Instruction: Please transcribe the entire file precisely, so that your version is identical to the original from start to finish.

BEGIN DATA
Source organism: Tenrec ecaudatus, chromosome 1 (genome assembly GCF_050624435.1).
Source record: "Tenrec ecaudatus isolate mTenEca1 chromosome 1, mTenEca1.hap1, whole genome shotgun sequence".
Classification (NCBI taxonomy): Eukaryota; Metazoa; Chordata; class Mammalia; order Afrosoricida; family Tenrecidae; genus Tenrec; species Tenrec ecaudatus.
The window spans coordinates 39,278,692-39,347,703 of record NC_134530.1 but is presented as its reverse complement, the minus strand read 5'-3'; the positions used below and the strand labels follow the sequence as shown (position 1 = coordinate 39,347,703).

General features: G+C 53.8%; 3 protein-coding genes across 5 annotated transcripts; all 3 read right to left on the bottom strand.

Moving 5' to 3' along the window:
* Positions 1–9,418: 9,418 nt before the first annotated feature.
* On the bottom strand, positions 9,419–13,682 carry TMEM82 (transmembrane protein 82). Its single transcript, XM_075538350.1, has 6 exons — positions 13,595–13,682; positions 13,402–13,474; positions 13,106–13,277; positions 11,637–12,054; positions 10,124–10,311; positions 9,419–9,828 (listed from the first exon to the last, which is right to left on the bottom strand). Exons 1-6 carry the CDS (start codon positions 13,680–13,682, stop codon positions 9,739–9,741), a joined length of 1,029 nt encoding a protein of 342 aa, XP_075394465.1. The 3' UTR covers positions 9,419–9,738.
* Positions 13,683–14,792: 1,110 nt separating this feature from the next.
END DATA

Source organism: Tenrec ecaudatus, chromosome 1 (genome assembly GCF_050624435.1).
Source record: "Tenrec ecaudatus isolate mTenEca1 chromosome 1, mTenEca1.hap1, whole genome shotgun sequence".
Classification (NCBI taxonomy): Eukaryota; Metazoa; Chordata; class Mammalia; order Afrosoricida; family Tenrecidae; genus Tenrec; species Tenrec ecaudatus.
The window spans coordinates 39,278,692-39,347,703 of record NC_134530.1 but is presented as its reverse complement, the minus strand read 5'-3'; the positions used below and the strand labels follow the sequence as shown (position 1 = coordinate 39,347,703).

General features: G+C 53.8%; 3 protein-coding genes across 5 annotated transcripts; all 3 read right to left on the bottom strand.

Moving 5' to 3' along the window:
* Positions 1–9,418: 9,418 nt before the first annotated feature.
* On the bottom strand, positions 9,419–13,682 carry TMEM82 (transmembrane protein 82). Its single transcript, XM_075538350.1, has 6 exons — positions 13,595–13,682; positions 13,402–13,474; positions 13,106–13,277; positions 11,637–12,054; positions 10,124–10,311; positions 9,419–9,828 (listed from the first exon to the last, which is right to left on the bottom strand). Exons 1-6 carry the CDS (start codon positions 13,680–13,682, stop codon positions 9,739–9,741), a joined length of 1,029 nt encoding a protein of 342 aa, XP_075394465.1. The 3' UTR covers positions 9,419–9,738.
* Positions 13,683–14,792: 1,110 nt separating this feature from the next.